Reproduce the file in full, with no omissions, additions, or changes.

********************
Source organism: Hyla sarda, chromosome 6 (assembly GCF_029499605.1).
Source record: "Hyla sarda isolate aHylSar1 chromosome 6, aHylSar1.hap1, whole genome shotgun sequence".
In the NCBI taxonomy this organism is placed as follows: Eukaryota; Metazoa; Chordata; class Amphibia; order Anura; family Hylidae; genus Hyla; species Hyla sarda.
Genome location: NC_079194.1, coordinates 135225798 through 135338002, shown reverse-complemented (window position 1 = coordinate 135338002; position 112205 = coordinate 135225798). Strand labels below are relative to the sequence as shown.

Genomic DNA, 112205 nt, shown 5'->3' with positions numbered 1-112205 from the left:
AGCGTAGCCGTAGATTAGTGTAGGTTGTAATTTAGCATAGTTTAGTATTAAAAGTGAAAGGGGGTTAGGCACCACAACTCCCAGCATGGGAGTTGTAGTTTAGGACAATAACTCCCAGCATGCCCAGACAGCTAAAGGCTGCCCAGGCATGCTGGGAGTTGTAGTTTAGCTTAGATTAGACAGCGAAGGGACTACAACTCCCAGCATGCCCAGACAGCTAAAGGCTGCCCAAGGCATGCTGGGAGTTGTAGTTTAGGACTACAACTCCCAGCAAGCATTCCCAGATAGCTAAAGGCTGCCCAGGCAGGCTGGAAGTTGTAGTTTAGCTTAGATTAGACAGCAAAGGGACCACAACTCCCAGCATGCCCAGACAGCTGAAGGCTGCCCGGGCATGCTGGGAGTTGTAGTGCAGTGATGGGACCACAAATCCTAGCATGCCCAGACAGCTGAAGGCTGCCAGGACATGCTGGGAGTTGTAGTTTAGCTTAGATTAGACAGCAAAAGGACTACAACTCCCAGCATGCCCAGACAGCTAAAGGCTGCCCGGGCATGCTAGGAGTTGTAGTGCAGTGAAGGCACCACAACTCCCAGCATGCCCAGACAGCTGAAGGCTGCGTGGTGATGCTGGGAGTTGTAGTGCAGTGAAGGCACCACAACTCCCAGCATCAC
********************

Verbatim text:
Source organism: Hyla sarda, chromosome 6 (assembly GCF_029499605.1).
Source record: "Hyla sarda isolate aHylSar1 chromosome 6, aHylSar1.hap1, whole genome shotgun sequence".
In the NCBI taxonomy this organism is placed as follows: Eukaryota; Metazoa; Chordata; class Amphibia; order Anura; family Hylidae; genus Hyla; species Hyla sarda.
Genome location: NC_079194.1, coordinates 135225798 through 135338002, shown reverse-complemented (window position 1 = coordinate 135338002; position 112205 = coordinate 135225798). Strand labels below are relative to the sequence as shown.

Genomic DNA, 112205 nt, shown 5'->3' with positions numbered 1-112205 from the left:
AGCGTAGCCGTAGATTAGTGTAGGTTGTAATTTAGCATAGTTTAGTATTAAAAGTGAAAGGGGGTTAGGCACCACAACTCCCAGCATGGGAGTTGTAGTTTAGGACAATAACTCCCAGCATGCCCAGACAGCTAAAGGCTGCCCAGGCATGCTGGGAGTTGTAGTTTAGCTTAGATTAGACAGCGAAGGGACTACAACTCCCAGCATGCCCAGACAGCTAAAGGCTGCCCAAGGCATGCTGGGAGTTGTAGTTTAGGACTACAACTCCCAGCAAGCATTCCCAGATAGCTAAAGGCTGCCCAGGCAGGCTGGAAGTTGTAGTTTAGCTTAGATTAGACAGCAAAGGGACCACAACTCCCAGCATGCCCAGACAGCTGAAGGCTGCCCGGGCATGCTGGGAGTTGTAGTGCAGTGATGGGACCACAAATCCTAGCATGCCCAGACAGCTGAAGGCTGCCAGGACATGCTGGGAGTTGTAGTTTAGCTTAGATTAGACAGCAAAAGGACTACAACTCCCAGCATGCCCAGACAGCTAAAGGCTGCCCGGGCATGCTAGGAGTTGTAGTGCAGTGAAGGCACCACAACTCCCAGCATGCCCAGACAGCTGAAGGCTGCGTGGTGATGCTGGGAGTTGTAGTGCAGTGAAGGCACCACAACTCCCAGCATCAC